Tax Amnesty: The New Tax Scandal

Published in the DailyFT

Sri Lanka’s overall tax system of indirect taxes means that the poor disproportionately pay more in taxes than a wealthier family. The Finance Bill codifies this 

The gazetted Finance Bill is an unfair piece of legislation that rewards the rich, the corrupt, and the dishonest. It allows those with undeclared mansions in Sri Lanka, stacks of gold, and overflowing US dollar bank accounts to regularise these assets by paying a tiny penalty. This Bill does not just legitimise tax evasion. It allows tax evaders, who have committed a crime, to keep the gains from their fraud.

The Finance Bill

The Finance Bill that was gazetted in July 2021 targets individuals with undisclosed income or assets that otherwise should have been declared under certain laws. It allows them to regularise their tax status and provides them immunity from investigation, prosecution, and penalties that they would have otherwise faced.

This Bill creates two classes of citizens: honest and sincere taxpayers, and rich and dishonest crooks.

Clauses 2-5 form the crux of the Finance Bill, and outline how the tax amnesty is implemented. It targets those who have not disclosed taxable income or assets, and asks them to pay a measly penalty of 1% on their newly disclosed income and assets. The penalty of 1% is significantly lower than the tax liability that they would have had to pay, and the tax that honest citizens have paid until today. The Bill states that income and assets must be disclosed to the Commissioner-General and must be invested or deposited in Sri Lanka. Finally, those who use this tax amnesty to declare income are provided full immunity from investigations, penalties, and prosecution.

Government’s fiscal challenges

This Government is introducing this Bill as a quick fix solution, instead of focusing on structural reforms. Government revenue has plummeted since President Gotabaya Rajapaksa came to power. This has been driven mainly by tax cuts to corporations and the wealthy, in a bid to increase investment and spur economic growth. With the increased costs of the COVID-19 pandemic, and limited flexibility in Government expenditure from mandatory payments of salaries, pensions and interest, the Government has decided that granting Sri Lanka’s 14th tax amnesty will drive up tax revenue and spur investment.

There are three primary arguments in favour of a tax amnesty. Firstly, it allows a government to raise tax revenue from income that is circulating in the underground economy. The hope is that the underground economy permanently reduces. Secondly, it allows those who have large sums of money stashed abroad to safely repatriate them. Finally, it allows those who have underpaid taxes over time to regularise their tax file, instead of accruing penalties for evasion.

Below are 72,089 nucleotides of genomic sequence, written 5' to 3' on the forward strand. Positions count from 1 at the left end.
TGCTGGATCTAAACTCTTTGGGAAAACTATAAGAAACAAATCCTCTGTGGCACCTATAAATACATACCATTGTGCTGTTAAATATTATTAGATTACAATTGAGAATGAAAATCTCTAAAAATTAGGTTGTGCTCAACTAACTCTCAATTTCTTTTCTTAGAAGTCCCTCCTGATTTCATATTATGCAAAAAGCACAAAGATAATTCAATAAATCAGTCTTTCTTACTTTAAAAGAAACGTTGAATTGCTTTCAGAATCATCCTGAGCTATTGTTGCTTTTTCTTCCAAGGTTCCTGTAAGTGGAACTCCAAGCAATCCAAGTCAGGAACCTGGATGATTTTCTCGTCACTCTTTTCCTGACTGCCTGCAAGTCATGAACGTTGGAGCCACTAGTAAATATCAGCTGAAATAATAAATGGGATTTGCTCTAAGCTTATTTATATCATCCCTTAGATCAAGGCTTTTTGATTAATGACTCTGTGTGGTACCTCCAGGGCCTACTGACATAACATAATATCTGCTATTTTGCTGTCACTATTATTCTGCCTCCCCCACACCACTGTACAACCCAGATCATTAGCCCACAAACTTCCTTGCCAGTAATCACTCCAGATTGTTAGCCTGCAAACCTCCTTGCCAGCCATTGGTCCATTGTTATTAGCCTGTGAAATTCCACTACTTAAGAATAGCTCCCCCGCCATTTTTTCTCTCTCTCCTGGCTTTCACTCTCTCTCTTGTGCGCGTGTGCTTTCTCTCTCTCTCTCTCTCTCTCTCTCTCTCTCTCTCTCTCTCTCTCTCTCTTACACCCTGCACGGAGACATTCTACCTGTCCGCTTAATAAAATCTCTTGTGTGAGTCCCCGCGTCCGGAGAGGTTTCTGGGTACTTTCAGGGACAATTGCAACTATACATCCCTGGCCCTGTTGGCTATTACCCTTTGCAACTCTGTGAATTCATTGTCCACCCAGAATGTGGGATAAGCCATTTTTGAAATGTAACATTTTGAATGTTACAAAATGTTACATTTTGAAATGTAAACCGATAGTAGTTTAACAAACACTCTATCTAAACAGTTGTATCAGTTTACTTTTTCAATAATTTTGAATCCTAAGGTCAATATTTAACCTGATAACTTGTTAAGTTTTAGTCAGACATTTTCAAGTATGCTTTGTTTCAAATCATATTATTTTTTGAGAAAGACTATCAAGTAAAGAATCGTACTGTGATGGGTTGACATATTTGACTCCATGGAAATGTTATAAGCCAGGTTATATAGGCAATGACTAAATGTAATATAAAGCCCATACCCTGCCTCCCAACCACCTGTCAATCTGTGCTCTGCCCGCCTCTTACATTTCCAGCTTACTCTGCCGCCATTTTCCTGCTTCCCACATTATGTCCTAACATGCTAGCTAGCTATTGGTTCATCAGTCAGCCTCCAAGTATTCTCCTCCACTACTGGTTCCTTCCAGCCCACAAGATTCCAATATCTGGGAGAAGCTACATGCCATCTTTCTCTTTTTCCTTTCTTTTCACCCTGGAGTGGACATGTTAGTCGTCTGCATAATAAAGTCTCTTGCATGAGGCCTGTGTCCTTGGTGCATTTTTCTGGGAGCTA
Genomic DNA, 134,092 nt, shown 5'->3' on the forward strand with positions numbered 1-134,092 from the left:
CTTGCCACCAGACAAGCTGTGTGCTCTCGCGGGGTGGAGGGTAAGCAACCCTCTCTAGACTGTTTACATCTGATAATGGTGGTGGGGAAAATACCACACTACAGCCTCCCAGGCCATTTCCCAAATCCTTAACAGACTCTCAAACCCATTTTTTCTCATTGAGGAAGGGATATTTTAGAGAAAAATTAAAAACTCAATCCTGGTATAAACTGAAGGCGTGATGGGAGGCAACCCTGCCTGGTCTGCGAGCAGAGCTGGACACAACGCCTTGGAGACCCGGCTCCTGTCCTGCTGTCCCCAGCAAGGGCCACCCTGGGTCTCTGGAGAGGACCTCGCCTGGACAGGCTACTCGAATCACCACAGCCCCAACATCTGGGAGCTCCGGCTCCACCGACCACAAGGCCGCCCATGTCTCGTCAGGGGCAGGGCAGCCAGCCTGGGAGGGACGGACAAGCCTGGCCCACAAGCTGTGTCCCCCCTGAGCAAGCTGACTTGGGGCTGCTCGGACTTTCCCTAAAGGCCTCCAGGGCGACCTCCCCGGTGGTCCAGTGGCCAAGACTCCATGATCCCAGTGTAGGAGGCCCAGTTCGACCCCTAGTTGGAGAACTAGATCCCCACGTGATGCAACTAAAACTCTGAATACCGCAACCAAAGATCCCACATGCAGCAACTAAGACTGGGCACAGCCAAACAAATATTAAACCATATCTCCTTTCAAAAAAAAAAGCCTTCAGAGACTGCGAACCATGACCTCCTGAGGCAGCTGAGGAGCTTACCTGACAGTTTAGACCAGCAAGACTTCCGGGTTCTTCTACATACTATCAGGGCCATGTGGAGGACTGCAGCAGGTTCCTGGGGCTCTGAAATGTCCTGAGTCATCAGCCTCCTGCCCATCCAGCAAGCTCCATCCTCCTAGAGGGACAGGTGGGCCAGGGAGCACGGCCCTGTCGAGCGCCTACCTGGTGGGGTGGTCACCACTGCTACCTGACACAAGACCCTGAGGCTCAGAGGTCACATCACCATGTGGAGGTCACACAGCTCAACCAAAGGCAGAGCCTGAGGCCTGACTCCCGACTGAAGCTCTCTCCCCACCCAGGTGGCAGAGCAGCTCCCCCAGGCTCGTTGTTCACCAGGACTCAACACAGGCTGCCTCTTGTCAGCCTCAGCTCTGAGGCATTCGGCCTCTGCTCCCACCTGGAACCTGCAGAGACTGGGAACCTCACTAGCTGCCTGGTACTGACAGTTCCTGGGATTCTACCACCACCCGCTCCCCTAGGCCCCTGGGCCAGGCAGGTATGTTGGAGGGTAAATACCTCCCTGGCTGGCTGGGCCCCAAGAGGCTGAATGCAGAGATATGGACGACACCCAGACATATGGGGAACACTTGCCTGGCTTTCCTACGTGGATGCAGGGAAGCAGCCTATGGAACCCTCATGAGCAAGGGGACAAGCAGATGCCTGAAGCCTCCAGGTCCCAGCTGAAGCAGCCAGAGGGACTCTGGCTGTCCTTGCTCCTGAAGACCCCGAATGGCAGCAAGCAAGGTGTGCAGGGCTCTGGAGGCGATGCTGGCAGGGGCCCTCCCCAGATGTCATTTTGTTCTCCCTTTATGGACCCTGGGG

According to Verité Research, since 1963, the Government of Sri Lanka has granted at least 13 tax amnesties, with the most recent one in 2009. However, have these frequent tax amnesties permanently increased revenue in Sri Lanka? R.M. Jayasinghe, in a 2010 study, finds that past tax amnesties in Sri Lanka have not increased income tax revenue nor have they increased compliance.

Global studies on the imp act of tax amnesties further corroborate this finding. For example, the Inter-American Development Bank finds that for tax amnesties to be successful, they need to be a one-time, exceptional event, and must be accompanied by structural adjustments to the tax code to increase compliance. Specifically, governments need to improve tax collection and tax enforcement. The present Finance Bill does not have any provisions for structurally improving our tax revenue collection system.

Instead, the current tax amnesty penalises honest taxpayers and diminishes the integrity of the tax code. Why would you continue paying their taxes every year if you can just wait for Sri Lanka’s 15th tax amnesty?

The tax amnesty reliefs include writing off penalties and interest, and permitting to invest the undisclosed taxable assets in financial instruments such as shares of a resident company, Treasury bills and bonds, debt securities issued by a company or to buy movable or immovable property in Sri Lanka. This facility will be effective after the commencement of the Act until 31 December. The voluntary disclosures are subject to 1% nominal tax.

Sri Lanka’s overall tax system of indirect taxes means that the poor disproportionately pay more in taxes than a wealthier family. The Finance Bill codifies this.

The Finance Bill is fundamentally a question of justice and fairness. What type of economic system should Sri Lanka have? Do we favour the wealthy and the dishonest? Or do we uphold the rule of law and reward upright citizens? That’s the question that Parliament is answering when they decide on the Finance Bill.